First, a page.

[Numpy-discussion] add xirr to numpy financial functions?

Robert Ferrell ferrell@diablotech....
Tue May 26 11:28:31 CDT 2009

On May 25, 2009, at 10:59 PM, Joe Harrington wrote:

> Let's keep this thread focussed on the original issue:
> just add a floating array of times to irr or a new xirr
> continuous interest
> no more
> Anyone can use the timeseries package to produce a floating array of
> times from normal dates, if those are the dates they want.  If they
> want some specialized financial date, they may want a different
> conversion, however.  All we should provide in NumPy would be the
> simplest tool.  Specialized dates and date-time conversion belong
> elsewhere.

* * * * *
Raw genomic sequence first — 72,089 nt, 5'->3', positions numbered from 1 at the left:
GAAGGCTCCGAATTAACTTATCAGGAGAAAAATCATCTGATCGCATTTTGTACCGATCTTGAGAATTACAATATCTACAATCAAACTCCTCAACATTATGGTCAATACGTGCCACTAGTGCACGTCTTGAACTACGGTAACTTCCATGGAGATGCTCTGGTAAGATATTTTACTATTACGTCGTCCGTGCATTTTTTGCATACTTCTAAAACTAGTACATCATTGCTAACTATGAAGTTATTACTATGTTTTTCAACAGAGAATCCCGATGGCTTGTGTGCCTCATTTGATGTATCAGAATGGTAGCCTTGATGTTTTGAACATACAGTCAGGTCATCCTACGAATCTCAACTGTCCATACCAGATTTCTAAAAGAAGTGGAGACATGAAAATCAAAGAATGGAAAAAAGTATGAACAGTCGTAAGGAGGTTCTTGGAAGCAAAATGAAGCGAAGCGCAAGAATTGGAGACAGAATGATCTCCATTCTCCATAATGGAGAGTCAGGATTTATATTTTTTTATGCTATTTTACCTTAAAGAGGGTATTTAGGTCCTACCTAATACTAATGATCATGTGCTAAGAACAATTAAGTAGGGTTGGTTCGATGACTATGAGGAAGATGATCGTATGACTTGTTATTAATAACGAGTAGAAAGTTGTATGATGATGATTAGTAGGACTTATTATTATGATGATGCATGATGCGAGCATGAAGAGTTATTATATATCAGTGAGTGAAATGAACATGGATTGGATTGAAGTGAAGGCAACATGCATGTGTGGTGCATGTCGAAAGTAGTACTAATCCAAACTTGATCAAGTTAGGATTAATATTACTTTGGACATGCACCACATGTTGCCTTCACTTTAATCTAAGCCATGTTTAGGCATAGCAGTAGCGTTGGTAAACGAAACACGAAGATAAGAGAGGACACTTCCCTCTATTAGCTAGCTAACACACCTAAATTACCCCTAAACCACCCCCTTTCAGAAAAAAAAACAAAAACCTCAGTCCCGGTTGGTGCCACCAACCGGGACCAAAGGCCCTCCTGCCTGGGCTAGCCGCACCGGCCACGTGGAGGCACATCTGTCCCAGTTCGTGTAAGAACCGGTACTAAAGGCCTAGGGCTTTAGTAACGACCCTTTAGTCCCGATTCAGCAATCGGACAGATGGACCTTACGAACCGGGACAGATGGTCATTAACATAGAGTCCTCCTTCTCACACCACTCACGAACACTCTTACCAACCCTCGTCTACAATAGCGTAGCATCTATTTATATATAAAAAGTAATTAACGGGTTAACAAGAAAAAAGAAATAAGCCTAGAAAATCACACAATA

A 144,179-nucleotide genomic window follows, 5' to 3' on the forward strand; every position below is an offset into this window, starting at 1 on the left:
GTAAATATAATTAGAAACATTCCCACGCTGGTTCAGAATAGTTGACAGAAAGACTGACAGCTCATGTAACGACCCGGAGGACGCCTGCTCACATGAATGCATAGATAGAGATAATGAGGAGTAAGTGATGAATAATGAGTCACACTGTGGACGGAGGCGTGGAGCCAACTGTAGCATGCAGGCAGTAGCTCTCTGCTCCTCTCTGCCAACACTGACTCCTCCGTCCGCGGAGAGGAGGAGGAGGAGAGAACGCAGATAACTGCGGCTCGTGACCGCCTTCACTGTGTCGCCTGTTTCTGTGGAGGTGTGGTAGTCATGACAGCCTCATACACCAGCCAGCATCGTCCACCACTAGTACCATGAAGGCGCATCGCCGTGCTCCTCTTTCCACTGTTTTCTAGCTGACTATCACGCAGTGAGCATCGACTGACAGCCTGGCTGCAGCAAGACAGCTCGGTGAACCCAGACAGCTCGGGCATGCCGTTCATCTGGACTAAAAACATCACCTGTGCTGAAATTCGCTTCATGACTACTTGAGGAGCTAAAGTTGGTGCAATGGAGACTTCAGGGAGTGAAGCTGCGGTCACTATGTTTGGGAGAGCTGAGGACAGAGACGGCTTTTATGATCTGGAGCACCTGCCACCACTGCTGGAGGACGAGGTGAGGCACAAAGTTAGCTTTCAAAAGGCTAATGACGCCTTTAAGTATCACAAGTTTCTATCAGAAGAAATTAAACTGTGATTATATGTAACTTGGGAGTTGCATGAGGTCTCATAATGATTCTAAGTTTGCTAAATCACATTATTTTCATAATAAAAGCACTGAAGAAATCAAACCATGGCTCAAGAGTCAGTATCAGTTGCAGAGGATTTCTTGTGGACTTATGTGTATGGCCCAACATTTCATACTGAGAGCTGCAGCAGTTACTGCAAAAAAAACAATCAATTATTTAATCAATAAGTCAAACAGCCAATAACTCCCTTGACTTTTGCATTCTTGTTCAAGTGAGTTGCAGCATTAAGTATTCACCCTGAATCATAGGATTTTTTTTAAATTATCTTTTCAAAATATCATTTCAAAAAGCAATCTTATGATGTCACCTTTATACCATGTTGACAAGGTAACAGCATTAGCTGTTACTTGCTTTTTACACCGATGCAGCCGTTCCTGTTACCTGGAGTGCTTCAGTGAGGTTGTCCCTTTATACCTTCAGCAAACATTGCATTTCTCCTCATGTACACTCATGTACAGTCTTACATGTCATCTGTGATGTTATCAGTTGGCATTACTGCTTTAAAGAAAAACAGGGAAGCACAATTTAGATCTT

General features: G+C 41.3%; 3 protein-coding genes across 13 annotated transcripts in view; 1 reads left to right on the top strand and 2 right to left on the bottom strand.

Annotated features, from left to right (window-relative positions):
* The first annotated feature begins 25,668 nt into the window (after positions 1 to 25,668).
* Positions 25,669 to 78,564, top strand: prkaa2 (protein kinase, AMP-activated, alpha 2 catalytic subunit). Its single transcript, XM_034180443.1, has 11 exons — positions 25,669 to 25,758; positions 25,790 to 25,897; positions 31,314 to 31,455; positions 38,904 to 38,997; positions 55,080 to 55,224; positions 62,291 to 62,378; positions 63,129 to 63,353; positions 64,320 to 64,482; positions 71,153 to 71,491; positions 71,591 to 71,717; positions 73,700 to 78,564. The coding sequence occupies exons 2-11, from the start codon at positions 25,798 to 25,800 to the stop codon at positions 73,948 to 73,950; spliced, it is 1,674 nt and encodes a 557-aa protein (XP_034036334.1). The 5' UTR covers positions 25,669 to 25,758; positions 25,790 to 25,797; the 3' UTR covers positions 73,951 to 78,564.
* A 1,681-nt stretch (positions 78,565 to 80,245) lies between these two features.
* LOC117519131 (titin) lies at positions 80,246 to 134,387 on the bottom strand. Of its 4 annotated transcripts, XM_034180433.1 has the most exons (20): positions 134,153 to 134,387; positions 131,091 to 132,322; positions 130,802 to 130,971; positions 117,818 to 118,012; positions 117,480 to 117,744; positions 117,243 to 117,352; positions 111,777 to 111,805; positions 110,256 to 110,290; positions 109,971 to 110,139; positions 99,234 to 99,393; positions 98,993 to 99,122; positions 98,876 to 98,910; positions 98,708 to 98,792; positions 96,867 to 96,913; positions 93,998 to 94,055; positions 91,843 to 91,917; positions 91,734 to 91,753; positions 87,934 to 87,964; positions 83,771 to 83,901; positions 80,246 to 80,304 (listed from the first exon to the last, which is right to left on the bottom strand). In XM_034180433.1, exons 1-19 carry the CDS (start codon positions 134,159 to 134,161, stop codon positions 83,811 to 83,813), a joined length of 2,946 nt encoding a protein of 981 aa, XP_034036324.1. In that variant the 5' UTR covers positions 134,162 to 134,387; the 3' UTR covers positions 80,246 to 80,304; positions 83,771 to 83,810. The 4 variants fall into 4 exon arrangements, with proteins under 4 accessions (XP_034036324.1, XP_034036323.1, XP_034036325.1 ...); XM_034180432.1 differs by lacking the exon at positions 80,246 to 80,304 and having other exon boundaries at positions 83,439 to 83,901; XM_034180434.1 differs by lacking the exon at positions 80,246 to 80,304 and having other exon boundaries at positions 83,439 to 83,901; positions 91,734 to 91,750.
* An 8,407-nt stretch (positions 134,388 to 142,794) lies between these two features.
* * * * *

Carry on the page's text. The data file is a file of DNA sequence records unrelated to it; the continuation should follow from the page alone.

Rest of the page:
> If we're *not* skipping dates, there is no need for xirr, just use
> irr, which exists.
> scikits.financial seems like a great idea, and then knock yourselves
> out for date conversions and definitions of compounding.  Just think
> big and design it first.  But let's keep this thread on the simple
> question for NumPy.

My vote is against adding xirr to NumPy.  In my experience, if you  
want internal rate of return, then you also want time weighted return,  
for instance, and all of sudden it becomes surprising that NumPy  
tantalizes with a some of the needed capability but not all of it.

I read in an old thread that irr was included partly because OLPC was  
including NumPy and it was great that kids would have a tool to help  
them understand the present value of money.  In my opinion, cumprod()  
is an even better teaching tool for that.  I'm not advocating reducing  
functionality in NumPy, but I prefer the idea of keeping NumPy as an  
array core, and having higher-level capability available as add-ons  
(scipy, scikit, etc...)


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